2018’s Halloween reboot saw Jamie Lee Curtis’ Laurie Strode return to the franchise in a direct sequel to John Carpenter’s original slasher.
Although many people initially questioned the need for another Halloween film, the justification for its existence became clear towards the end of the movie when Laurie took on Michael Myers in a showdown both similar, and completely different to the original’s chilling climax.
Michael — being a faceless killer — has always been a representation of evil in its purest form. He’s indiscriminate in his slayings, survives what should be mortal wounds, and embodies relentless darkness.
His size, strength, and lack of emotion turn him into somewhat of a superhuman entity, and with this comes a natural power imbalance between Michael and his victims — especially the female ones who have no idea what’s approaching their pumpkin-laced porches.
The showdown between Laurie and Michael in the 1979 film was purely about survival. Laurie is vulnerable, shocked, and doing her best to stay alive without having to further witness any more violence and death. She did what most would do: run, hide and hope help comes.
When she stabs Michael in his neck then sees his still body on the ground, relief comes over her. And in the next few seconds, she releases the knife she’s holding from her trembling hands, letting it fall to the floor.
In this action, there’s a rejection, an antithesis, of everything Michael is — the excessive violence, the indifference, all of it. Michael didn’t die, of course, but neither did Laurie because she’s everything Michael is not.
In the sequels the 2018 film erased from canon, Laurie struggles with trauma, a theme that sticks to the franchise like glue going forward. You might survive hell on earth, but it’s going to leave some scars.
Naturally, all of this makes the Laurie we saw in Halloween 2018 all the more compelling. No longer the normal girl of times past, she’s living a paranoid life away from her family who have felt the struggles of a maternal figure more focused on guns than schooling.
Like the 1979 film, Michael starts on a murderous path that will surely lead him to Laurie. Only, this time, she is ready. In a satisfying finale, the pent up decades of trauma are unleashed back at the monster who caused them. The hunter becomes the hunted.
Running parallel to the original, the showdown begins with a home invasion. But this is Laurie’s house, and it’s a fortress.
After blowing half of Michael’s grotesque hand away with a shotgun, Laurie locks her daughter up safely in the cellar and begins to follow his blood trail. She moves through the house in the same manner a SWAT team would, clearing every room efficiently, then locking the door behind her to ensure a successful process of elimination. At this time 40 years in the past, she was seeking safety in bedrooms and closets.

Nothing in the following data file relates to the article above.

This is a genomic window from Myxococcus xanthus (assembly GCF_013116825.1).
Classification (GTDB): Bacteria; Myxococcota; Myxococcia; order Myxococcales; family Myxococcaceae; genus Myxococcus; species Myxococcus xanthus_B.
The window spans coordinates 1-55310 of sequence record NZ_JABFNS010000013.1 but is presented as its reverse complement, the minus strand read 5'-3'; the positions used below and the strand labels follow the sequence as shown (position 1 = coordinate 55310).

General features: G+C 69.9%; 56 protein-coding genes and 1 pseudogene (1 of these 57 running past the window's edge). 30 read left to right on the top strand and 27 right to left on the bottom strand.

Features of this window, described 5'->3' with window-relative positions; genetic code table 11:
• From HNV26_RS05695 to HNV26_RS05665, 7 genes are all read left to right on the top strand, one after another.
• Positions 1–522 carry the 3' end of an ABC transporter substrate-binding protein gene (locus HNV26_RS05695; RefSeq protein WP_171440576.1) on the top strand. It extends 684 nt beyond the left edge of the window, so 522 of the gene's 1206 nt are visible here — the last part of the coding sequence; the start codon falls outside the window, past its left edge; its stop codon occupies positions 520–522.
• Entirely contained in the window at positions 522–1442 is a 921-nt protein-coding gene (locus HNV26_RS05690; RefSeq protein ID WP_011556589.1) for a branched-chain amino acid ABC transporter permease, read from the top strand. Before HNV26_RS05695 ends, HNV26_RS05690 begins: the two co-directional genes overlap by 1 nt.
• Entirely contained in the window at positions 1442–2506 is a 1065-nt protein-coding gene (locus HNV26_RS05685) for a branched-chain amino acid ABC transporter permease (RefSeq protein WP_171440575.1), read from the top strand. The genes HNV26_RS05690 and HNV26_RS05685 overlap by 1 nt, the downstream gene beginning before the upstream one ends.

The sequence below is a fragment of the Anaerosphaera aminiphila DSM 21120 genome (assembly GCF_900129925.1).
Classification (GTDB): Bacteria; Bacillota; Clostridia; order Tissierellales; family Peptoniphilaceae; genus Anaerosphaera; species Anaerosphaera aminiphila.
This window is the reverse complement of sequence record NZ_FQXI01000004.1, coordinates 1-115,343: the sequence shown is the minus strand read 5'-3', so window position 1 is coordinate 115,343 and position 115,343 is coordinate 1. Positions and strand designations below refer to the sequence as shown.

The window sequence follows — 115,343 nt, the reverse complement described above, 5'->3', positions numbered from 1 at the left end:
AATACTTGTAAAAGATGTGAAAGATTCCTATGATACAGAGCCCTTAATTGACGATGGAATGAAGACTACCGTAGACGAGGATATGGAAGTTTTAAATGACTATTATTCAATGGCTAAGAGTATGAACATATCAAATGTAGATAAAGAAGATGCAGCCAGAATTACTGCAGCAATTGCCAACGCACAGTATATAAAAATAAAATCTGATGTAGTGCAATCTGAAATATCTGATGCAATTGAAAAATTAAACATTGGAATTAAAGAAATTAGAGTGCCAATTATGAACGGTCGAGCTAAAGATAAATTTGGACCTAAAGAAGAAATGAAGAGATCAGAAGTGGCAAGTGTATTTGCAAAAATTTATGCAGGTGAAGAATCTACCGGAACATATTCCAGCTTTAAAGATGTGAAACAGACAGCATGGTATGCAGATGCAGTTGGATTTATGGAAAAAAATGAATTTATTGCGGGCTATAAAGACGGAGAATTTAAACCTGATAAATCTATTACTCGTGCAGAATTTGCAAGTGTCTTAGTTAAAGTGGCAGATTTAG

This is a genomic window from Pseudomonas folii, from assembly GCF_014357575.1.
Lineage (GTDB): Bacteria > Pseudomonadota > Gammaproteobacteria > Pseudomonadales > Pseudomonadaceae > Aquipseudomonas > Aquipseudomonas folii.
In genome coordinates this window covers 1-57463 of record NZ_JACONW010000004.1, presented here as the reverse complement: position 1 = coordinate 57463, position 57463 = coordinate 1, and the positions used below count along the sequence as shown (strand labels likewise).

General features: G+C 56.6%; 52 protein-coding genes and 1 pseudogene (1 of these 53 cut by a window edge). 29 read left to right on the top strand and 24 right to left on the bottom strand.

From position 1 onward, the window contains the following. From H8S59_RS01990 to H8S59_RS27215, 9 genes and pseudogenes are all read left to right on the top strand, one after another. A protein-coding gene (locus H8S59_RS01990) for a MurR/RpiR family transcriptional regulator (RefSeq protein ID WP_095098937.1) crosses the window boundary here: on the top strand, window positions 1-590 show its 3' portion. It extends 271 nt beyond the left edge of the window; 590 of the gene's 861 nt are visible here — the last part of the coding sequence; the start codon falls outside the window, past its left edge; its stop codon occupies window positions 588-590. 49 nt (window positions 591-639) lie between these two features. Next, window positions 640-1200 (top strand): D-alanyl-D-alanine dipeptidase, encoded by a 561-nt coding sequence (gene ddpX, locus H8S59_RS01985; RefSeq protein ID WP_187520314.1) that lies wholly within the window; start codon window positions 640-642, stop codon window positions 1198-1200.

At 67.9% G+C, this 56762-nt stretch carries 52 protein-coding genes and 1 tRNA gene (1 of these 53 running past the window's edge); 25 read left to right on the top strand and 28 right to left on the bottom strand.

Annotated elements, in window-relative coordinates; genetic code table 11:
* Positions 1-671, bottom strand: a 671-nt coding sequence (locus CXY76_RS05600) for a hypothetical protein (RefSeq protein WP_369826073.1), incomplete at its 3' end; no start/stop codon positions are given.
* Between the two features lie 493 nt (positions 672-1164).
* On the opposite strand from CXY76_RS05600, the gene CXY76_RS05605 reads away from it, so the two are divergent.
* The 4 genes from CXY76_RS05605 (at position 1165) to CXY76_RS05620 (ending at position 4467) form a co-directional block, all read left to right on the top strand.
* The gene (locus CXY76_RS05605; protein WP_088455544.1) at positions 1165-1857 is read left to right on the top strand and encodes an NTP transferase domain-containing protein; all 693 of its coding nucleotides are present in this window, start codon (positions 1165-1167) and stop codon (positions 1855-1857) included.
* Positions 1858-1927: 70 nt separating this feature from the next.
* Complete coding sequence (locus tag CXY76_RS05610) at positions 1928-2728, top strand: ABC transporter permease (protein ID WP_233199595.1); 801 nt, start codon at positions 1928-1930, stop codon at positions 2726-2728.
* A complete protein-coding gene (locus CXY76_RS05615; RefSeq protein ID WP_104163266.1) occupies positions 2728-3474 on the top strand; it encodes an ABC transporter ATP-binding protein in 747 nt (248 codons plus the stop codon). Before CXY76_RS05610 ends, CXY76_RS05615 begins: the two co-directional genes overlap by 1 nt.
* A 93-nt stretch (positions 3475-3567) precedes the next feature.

This Laurie is methodical, using all her knowledge and adrenaline to find the man who’s hung over her life like a dark cloud for years. Her stash of weapons, her home’s safety features, and her insistence that evil would again find her have alienated her family and led to criticism, but they are what’s keeping her alive now.
This riveting search for Michael, who’s lurking somewhere in the dark corners of Laurie’s house, sees traditional horror techniques be utilised in a fresh sequence that turns the franchise and its tropes on their head.
As dangerous as Michael is, Laurie proves to be a more than a competent opponent earning her own reputation. And she didn’t have to be inhuman to do it. There’s still anxiety in the search, still the danger of death, but there’s also an unmistakable feeling of power that comes with the idea of rising up against what has chipped away at your psyche, finally getting a foot in the game in a revenge fantasy.
The gratuitous violence in horror is usually at the hands of the masked killer inflicting hell upon the film’s women, but it’s the opposite here. Laurie sets Michael on fire, her home too. She literally watches her past go up in smoke, and in it, evil’s eyes stare back at her through the orange flames.
In all of the franchise’s battles, none of them have felt so alive with stakes and meaning. Watching Laurie be the hero, taking charge of the insidious destiny forced on her, was as exciting as it was well-executed.
So many slashers depend on ill-prepared young girls who lose everything except their own life by the end of the story, and Halloween is one of the earliest examples of this rule-setting.
So, to see a modern incarnation take a refreshing route and let a now 60-year-old Curtis become a bad-ass on-screen is a wonderful thing.
In the battle of good vs. evil, final girls have always been leading the charge. And Laurie Strode will always be one of the best of them. And not just the capable, firearm-trained Laurie of 2018, but the young girl we saw fight and win all those years ago, too.